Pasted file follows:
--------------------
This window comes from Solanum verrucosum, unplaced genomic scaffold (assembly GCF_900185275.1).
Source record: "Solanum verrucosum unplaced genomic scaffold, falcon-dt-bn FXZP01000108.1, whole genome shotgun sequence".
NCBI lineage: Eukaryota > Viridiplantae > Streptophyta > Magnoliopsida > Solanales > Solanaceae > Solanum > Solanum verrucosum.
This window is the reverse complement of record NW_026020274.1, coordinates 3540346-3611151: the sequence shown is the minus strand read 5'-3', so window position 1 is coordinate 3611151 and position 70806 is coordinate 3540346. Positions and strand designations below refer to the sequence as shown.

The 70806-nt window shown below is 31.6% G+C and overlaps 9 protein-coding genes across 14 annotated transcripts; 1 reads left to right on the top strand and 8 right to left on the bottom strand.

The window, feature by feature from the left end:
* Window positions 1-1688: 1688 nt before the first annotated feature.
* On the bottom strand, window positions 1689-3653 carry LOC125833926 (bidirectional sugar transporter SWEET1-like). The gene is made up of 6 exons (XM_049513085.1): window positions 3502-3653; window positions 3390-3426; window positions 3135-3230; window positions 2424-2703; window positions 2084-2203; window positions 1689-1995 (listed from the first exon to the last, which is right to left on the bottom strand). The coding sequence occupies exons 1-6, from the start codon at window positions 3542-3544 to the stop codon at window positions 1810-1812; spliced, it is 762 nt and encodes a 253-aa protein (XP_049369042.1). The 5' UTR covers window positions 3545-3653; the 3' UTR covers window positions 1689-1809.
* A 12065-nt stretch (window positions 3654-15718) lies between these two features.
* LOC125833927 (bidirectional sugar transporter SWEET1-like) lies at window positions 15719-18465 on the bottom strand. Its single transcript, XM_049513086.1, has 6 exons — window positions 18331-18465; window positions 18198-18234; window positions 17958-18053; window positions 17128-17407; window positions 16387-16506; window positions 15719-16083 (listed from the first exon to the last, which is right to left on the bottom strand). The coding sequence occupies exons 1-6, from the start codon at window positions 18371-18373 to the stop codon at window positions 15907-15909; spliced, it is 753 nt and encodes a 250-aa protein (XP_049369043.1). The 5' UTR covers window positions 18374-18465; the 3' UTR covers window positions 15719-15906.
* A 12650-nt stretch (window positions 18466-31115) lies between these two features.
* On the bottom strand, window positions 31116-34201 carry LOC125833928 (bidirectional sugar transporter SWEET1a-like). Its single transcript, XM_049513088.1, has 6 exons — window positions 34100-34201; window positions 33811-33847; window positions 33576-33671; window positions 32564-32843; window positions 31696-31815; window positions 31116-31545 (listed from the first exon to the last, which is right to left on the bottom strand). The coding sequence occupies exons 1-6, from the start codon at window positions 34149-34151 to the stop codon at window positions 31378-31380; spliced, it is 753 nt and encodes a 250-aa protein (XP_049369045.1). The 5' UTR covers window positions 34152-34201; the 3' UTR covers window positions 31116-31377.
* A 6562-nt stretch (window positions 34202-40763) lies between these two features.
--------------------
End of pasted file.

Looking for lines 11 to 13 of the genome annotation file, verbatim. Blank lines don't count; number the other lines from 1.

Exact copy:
* A 12650-nt stretch (window positions 18466-31115) lies between these two features.
* On the bottom strand, window positions 31116-34201 carry LOC125833928 (bidirectional sugar transporter SWEET1a-like). Its single transcript, XM_049513088.1, has 6 exons — window positions 34100-34201; window positions 33811-33847; window positions 33576-33671; window positions 32564-32843; window positions 31696-31815; window positions 31116-31545 (listed from the first exon to the last, which is right to left on the bottom strand). The coding sequence occupies exons 1-6, from the start codon at window positions 34149-34151 to the stop codon at window positions 31378-31380; spliced, it is 753 nt and encodes a 250-aa protein (XP_049369045.1). The 5' UTR covers window positions 34152-34201; the 3' UTR covers window positions 31116-31377.
* A 6562-nt stretch (window positions 34202-40763) lies between these two features.